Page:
Back to Strength Training – The Shoulder

In Physical Therapy Articles by Joe Heiler PT, CSCSLeave a Comment

I don’t know about you, but probably a 1/3 of the athletes I see now have shoulder pain, impingement, rotator cuff tear, etc. as a diagnosis. Another 1/3 will complain of occasional symptoms and will have all the obvious signs of impending problems: poor posture, abnormal gleno-humeral rhythm, and scapular winging to go along with their poor training habits.

So what to do? For those of you who work with athletes on a daily basis, keep the following tips in mind.


Everyone knows a good warm-up is important. What most athletes do not understand is what they are supposed to be warming up!

ROM and Flexibility are critical but not just at the shoulder joint. The thoracic spine must be mobile enough into extension that the scapulae are allowed to retract and depress down the back for normal shoulder joint mechanics to occur. Pec minor must also be addressed, tightness will cause an anterior tilt of the scapulae and increase the chances of impingement.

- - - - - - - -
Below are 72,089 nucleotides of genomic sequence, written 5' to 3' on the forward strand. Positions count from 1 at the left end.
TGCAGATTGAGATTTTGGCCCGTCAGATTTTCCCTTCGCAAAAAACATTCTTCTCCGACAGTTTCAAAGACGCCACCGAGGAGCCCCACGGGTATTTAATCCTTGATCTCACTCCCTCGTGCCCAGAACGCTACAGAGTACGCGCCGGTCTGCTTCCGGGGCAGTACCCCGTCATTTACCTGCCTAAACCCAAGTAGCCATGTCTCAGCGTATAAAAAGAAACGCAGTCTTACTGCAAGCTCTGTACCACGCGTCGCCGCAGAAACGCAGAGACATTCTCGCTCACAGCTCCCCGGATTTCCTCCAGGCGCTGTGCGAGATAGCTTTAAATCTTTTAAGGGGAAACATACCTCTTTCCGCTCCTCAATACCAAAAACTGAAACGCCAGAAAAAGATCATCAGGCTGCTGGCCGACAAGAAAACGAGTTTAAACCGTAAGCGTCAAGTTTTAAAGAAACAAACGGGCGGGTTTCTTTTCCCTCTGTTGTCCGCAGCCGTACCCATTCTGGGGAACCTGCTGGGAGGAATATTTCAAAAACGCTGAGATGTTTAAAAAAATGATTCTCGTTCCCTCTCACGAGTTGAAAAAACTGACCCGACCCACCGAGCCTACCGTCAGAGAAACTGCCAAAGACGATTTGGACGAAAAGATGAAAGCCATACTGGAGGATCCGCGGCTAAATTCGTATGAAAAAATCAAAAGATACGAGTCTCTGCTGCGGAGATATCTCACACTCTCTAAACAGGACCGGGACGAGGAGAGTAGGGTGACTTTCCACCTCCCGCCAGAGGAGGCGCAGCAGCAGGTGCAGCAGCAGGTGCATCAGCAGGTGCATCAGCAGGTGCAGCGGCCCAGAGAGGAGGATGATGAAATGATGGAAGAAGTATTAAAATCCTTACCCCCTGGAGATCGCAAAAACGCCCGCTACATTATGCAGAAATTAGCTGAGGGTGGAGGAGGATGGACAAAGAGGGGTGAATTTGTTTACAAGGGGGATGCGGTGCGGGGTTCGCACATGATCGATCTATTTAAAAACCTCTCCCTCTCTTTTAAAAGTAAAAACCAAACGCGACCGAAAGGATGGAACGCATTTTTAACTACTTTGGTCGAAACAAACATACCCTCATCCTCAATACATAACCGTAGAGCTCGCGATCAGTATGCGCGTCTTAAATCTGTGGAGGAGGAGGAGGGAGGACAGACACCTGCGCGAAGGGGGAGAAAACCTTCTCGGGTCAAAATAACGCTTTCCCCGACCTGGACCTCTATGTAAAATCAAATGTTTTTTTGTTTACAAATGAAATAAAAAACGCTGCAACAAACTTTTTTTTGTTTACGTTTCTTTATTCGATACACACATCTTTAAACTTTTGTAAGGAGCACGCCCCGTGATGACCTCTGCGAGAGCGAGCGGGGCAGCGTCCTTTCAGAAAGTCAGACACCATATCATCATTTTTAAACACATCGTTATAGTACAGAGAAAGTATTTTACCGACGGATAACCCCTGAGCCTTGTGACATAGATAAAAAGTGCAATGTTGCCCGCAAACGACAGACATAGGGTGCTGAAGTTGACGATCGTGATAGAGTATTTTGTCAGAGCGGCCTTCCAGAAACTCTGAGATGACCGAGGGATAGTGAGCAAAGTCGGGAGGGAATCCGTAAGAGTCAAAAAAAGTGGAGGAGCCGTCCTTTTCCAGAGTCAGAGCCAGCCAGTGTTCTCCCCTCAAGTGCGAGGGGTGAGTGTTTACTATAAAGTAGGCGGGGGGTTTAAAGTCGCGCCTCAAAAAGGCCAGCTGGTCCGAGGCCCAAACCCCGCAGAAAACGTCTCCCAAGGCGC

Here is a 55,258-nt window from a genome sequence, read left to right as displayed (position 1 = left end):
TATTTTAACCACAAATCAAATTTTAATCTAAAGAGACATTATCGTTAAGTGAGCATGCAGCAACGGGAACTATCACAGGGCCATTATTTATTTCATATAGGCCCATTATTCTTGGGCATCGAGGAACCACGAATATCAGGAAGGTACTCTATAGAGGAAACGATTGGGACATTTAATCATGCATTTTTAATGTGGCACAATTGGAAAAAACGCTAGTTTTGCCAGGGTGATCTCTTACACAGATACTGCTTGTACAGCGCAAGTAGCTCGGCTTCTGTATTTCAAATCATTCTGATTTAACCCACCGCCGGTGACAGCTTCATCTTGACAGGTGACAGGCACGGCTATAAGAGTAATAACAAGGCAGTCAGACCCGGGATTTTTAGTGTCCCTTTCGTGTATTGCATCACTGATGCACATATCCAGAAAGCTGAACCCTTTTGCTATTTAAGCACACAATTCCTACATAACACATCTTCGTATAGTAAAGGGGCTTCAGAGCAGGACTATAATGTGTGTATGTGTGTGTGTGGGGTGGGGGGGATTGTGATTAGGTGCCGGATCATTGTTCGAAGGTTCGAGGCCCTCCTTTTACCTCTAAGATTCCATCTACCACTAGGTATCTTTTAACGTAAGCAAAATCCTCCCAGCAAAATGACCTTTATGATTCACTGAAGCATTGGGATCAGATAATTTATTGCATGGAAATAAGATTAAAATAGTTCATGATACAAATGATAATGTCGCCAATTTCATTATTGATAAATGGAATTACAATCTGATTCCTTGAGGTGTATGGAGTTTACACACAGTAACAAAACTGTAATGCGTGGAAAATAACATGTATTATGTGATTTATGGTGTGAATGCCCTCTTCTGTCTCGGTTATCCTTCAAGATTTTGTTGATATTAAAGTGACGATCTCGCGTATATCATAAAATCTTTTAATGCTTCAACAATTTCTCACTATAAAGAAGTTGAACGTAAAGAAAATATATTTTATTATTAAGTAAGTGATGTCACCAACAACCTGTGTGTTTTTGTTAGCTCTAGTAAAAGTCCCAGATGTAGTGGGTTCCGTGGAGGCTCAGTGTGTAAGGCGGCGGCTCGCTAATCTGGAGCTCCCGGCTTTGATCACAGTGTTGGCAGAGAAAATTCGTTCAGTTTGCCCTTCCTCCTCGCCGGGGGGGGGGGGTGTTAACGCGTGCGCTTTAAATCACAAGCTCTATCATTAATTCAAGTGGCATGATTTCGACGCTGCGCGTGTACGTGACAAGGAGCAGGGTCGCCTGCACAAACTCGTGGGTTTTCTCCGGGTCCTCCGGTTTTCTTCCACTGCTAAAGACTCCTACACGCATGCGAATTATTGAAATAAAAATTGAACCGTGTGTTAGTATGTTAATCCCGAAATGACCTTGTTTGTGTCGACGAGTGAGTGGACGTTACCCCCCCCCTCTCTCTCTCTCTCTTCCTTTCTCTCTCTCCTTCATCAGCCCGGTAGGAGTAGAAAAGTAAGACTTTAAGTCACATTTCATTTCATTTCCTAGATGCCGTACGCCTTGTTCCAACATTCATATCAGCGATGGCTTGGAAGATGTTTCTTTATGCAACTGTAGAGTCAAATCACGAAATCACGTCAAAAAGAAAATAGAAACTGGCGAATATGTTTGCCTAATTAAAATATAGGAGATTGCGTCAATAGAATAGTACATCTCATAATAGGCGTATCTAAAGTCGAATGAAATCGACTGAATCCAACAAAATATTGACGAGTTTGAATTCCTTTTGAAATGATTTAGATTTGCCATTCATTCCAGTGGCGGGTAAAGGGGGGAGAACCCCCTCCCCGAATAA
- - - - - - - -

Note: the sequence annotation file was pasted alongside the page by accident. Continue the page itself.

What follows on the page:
Thoracic Extension using Foam Roller

Pre-activation is also key. Turn on the scapular stabilizers and rotator cuff musculature, as well as the abdominals, prior to lifting heavy weights for maximum shoulder protection.

Kettlebell Scapular Retraction

Kettlebell Scapular Depression

T’s, Y’s, L’s, and W’s


Even when the lower body is to be the focus of the session, you must still include these types of exercises in the warm-up. Squats, deadlifts, and the Olympic lifts all require great shoulder girdle mobility and stability. Consider the next two exercises to put it all together.